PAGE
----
Yes, but how many people will see ENOUGH value to pay. Just because 1 million people download a coupon for a free sandwich at a particular restaurant doesn’t mean they would continue to eat there when they had to pay for it. Taco Bell was offering coupons for a free taco recently, and I got one. I actually don’t even like Taco Bell, but I got one of the free tacos because money is tight and it was free food. I wouldn’t go back now that I have to pay for it, but I would go every day if the tacos were free.

  27. Jonathan Fields says:

    Interesting addition – Just read Fred Wilson’s post on how FT uses a freemium model and how NYT might consider a similar strategy. It’s an interesting approach that sidesteps the impossible task of figuring out how to designate certain content worthy of pay and other content not.

    Give it a read –

  28. Bravo NYT and anyone else finally drawing a line in the sand. I’m a huge believer of trading value for value and I really believe that most people wanting things for free wouldn’t pay for them anyway. Most normal people understand that nothing is free to produce and as such, are willing to pay for the value that you provide.

    The question then becomes, do you provide enough value to charge for your product?

  29. Farouk says:

    great post:)

  30. Karilee says:

    The currency of the web is attention, but here’s the kicker: your attention requires your time, and there’s a limited supply of that. Unless your time is worth nothing to you, at some point it’s “cheaper” to pay cash for what you need.

    Therefore, the best sources of the information that solve your problems, the ones that aggregate and concentrate the answers you want, or those that best fit the niche you’re querying, will always be worth paying money for IF their content saves you time over gathering poorer information from many other sources. If the NYT can be one of the best sources of objective news, rather than sensationalist reporting, I think they’ll do fine. There’s too much pap out there. It looks like their frequent visitor system will allow them to prove their quality to the people who appreciate their stuff.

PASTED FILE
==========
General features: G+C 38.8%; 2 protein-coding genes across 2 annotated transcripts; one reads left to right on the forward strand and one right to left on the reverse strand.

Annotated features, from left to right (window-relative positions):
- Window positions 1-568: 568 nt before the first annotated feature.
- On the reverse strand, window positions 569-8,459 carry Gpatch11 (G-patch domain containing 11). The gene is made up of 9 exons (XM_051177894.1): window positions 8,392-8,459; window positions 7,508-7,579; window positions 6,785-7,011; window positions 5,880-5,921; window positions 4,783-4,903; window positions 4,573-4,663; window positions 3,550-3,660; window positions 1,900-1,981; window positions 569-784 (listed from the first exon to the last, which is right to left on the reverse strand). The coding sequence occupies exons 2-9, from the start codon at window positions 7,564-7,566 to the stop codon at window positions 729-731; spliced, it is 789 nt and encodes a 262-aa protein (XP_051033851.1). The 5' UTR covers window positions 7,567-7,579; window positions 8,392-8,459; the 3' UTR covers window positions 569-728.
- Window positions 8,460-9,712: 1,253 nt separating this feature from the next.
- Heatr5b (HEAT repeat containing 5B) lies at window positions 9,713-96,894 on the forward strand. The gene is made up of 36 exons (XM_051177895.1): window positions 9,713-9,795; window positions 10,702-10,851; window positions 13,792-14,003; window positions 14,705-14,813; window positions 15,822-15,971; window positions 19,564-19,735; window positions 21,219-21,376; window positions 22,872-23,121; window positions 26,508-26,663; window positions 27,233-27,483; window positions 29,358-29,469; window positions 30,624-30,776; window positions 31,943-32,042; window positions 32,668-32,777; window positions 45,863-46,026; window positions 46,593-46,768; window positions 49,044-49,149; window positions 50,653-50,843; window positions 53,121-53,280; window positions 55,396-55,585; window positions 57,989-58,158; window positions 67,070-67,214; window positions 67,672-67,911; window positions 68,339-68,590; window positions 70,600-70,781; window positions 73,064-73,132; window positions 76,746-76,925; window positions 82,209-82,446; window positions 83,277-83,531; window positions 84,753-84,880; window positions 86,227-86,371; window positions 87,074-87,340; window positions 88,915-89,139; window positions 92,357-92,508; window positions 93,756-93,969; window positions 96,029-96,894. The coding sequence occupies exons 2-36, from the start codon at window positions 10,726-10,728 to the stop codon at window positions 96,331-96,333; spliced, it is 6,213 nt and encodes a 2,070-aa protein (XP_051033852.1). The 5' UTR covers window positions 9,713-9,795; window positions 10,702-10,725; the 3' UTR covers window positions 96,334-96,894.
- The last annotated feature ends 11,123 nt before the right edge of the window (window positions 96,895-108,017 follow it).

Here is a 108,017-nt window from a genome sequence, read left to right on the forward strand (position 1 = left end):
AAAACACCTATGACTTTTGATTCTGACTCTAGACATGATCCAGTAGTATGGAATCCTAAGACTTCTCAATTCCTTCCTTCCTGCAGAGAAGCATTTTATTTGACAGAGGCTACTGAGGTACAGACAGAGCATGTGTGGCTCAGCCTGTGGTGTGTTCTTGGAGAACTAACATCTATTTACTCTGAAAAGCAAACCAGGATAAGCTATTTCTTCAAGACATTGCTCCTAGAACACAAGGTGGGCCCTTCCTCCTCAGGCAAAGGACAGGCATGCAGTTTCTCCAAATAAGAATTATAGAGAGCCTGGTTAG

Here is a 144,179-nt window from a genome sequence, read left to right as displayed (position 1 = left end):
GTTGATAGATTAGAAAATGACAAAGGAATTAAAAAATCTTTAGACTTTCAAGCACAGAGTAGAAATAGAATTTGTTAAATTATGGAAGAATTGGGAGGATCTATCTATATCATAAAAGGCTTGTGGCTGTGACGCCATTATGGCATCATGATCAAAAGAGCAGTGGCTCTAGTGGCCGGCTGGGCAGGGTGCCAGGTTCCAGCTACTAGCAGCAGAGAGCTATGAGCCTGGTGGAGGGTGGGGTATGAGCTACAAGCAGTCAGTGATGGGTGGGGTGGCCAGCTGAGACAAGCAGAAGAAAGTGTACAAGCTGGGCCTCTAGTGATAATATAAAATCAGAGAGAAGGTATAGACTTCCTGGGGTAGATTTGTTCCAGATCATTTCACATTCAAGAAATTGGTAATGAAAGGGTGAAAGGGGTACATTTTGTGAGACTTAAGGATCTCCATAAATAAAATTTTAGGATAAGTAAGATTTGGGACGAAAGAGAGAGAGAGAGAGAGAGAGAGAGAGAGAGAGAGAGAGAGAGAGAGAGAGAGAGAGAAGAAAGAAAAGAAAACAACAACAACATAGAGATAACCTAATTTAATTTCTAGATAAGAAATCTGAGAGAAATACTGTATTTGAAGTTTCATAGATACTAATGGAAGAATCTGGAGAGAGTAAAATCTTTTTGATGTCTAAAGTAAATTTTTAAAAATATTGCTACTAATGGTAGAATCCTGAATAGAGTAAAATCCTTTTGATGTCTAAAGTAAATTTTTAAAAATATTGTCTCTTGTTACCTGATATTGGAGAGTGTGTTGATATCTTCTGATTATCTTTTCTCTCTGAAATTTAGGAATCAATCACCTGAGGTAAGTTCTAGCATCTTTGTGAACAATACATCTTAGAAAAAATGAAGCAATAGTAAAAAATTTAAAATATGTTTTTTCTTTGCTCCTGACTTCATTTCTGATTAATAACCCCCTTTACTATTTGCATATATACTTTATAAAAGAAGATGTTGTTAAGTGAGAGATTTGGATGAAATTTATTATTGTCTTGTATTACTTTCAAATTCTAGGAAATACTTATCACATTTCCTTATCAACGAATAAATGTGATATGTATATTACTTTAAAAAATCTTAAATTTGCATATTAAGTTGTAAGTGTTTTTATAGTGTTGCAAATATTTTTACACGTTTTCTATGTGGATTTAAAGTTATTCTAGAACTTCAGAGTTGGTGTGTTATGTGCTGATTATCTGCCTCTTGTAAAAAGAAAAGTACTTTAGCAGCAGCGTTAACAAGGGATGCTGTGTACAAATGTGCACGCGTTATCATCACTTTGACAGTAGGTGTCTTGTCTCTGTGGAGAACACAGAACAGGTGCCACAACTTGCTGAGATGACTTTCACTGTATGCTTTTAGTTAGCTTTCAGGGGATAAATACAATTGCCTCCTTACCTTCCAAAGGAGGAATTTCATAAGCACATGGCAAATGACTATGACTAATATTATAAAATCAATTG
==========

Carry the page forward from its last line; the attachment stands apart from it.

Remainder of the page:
My personal approach is to provide both free and paid content. I provide free information/lessons on how to market your small business yourself, with an emphasis on the web. I also provide products that allow clients to pay me to do the work, if they don’t want to take the time to learn the things I’ve learned to allow me to do this effectively. I structure it so they can dump the more technical stuff on me, and do the more accessible parts themselves, if they wish.

    The free content provides real value to visitors who may not have the money to buy my paid products, and genuinely helps them build their businesses. I believe the trust that builds will bring many of them back later, when they have more money than time.

  31. Hugh says:

    Say it ain’t so, Jonathan! I read about the possibility of NYT doing this, but I didn’t think it would happen. NYT’s website is usually the first place I go to get my news and I do agree that the paper has tremendous value to me. However, for me, it comes down to substitute products. NYT is going to have a lot of trouble at the beginning because there are so many substitute products – other news cites, blogs, Twitter, zines, radio, etc… As long as there are reliable substitutes, I won’t be paying for NYT content. However, as more news sources switch to pay-to-read models, I may find myself back at NYT.

  32. […] for updates on this topic.Powered by WP Greet BoxAround the same time I shared my thoughts on the New York Times’ decision to put up a paywall last week, Fred Wilson shared his thoughts: I like the subscription model the FT (Financial Times) […]

  33. Nikki says: